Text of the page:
In a series of successful experiments conducted at the University of North Carolina-Chapel Hill, researchers have found the Stem Cells can be used as a Cancer fighting tools for Glioblastoma, a particularly aggressive form of brain cancer. Glioblastoma is one of the deadliest forms of brain cancer, with the average time of survival for a patient less than 18 months. Currently, the only options of treatment are surgery, chemotherapy and radiation. These methods have proven to be generally unsuccessful and the chance of survival beyond 2 years is a meagre 30 percent. The study looks to provide an alternative solution to the otherwise grim state of things and according to the findings of the researchers, the solution lies in stem cells.

The experiments involved a revolutionary process in which normal skin cells called fibroblasts, found in abundance and all over the body are converted into Nerve Stem Cells. The skin exfoliates and regenerates constantly without us being aware of it. This regenerative capacity is due to stem cells. In the experiment, researchers introduced these skin cells to newly discovered proteins called transition factors. These proteins act like a computer code and reprogram the simple skin cells into completely functional nerve stem cells. These reprogrammed stem cells are called Induced Neural Stem Cells and they possess the innate ability to hone in on cancer cells.

Traditional treatment methods have not succeeded on a great scale because (a) the treatment's effects are contained to the cancer cells alone and the patient suffers side effects and (b) the treatment is unable to reach and destroy all traces of the cancer cells causing an almost certain relapse. Using this ability to hunt down cancer cells, the researchers want to eliminate the above mentioned issues and have devised a plan to deliver cancer killings drugs using these nerve stem cells. Such a treatment would highly effective because the treatment is highly contained and very specifically directed and these stem cells would have the ability to locate the smallest and faintest traces of the cancer and elongate lifespans.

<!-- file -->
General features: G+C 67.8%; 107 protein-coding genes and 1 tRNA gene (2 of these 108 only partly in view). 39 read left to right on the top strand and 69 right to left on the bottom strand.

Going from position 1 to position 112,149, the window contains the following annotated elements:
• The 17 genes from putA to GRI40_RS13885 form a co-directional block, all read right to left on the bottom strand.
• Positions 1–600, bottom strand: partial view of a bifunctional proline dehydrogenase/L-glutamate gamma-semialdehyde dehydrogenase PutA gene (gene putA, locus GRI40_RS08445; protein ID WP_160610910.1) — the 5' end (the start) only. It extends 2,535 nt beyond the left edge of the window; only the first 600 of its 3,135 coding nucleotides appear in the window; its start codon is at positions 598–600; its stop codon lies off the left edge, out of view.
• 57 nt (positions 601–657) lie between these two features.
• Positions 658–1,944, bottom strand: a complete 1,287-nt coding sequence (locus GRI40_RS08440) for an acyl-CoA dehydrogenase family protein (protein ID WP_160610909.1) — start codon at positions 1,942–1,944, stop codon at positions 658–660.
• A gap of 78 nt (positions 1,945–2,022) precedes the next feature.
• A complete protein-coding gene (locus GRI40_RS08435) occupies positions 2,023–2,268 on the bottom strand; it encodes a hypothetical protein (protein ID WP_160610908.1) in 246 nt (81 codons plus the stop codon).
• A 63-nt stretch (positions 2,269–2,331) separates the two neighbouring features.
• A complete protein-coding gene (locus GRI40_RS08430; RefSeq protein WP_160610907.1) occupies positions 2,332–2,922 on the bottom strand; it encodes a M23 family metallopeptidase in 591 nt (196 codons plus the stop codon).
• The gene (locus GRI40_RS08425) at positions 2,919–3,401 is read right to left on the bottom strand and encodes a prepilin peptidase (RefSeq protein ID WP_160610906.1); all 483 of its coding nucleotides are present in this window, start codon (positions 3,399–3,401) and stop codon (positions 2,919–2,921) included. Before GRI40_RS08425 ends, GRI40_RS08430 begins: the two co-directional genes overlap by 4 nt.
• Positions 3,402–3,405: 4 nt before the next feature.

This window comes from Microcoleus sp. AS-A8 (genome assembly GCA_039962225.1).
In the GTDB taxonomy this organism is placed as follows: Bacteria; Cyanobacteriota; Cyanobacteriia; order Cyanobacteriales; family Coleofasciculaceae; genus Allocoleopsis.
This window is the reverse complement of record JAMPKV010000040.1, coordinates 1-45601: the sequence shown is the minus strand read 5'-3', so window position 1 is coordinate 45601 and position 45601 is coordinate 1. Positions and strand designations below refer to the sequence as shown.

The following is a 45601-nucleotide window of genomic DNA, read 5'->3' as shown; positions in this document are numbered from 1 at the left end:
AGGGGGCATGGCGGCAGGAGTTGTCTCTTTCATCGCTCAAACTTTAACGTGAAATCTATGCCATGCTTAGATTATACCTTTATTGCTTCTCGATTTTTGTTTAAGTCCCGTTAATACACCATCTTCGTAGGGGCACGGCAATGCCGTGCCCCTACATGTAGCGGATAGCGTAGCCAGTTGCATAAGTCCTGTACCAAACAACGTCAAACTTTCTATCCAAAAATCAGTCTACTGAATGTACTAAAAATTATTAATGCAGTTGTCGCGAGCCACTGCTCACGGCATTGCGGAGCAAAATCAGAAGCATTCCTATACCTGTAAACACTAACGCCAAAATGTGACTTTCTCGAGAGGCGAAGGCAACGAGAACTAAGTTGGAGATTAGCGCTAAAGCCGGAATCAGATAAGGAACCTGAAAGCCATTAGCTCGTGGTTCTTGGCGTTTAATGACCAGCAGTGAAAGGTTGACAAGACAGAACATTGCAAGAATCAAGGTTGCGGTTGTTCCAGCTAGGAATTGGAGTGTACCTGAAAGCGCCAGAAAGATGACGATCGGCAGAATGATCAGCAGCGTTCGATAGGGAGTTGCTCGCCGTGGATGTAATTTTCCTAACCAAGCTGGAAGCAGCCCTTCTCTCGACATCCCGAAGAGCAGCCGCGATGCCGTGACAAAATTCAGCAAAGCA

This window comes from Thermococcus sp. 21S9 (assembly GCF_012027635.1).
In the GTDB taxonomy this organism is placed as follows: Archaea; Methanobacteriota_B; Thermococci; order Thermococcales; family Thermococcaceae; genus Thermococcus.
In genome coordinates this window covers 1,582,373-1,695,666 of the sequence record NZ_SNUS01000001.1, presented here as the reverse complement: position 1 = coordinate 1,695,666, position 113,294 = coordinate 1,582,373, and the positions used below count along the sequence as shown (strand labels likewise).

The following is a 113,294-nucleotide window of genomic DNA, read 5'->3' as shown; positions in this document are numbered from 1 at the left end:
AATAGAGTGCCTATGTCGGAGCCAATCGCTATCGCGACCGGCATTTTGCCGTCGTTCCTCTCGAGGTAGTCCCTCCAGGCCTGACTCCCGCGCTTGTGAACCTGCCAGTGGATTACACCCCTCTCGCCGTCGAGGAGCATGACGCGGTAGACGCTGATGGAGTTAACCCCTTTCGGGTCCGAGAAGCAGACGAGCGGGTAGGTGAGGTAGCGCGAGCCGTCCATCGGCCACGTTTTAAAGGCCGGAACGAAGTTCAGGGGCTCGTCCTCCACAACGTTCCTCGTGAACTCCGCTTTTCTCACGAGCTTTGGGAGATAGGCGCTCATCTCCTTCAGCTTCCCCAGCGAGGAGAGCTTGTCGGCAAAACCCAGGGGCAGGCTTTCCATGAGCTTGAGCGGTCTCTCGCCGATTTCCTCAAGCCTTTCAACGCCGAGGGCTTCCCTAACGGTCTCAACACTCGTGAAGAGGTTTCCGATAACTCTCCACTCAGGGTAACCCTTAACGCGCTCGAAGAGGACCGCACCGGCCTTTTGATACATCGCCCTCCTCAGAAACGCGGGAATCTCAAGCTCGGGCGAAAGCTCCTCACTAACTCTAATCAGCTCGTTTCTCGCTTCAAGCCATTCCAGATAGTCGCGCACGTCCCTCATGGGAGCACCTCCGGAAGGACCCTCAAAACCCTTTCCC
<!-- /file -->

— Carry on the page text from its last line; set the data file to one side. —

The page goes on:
A patient undergoing this treatment would be given a prodrug, a medicine that remains inert and inactive in the patient's bloodstream and can be activated only when triggered. These nerve stem cells are programmed to carry these triggers which will help combat cancer from the very root of the problem.

Results from these experiments showed that there was a 160 to 22 percent reduction in the size of the tumour post the procedure. The department of Neuropathology at the University of North Carolina-Chapel Hill led by Dr. Shawn Hingtgen are satisfied that the results obtained from these tests are conclusive enough and are so promising that a practical and feasible cure is a temptingly close which is good news for the those affected by Glioblastoma.

In cases like Glioblastoma, speed and time are of essence. This treatment solves that particular issue as well. The process of converting skin cells to nerve stem cells, called Skin Flipping, takes only a few days. The process is also relatively easy and thus researchers are looking expectant that this could change the face of the fight against cancer and that the answer to cancer is inside us indeed.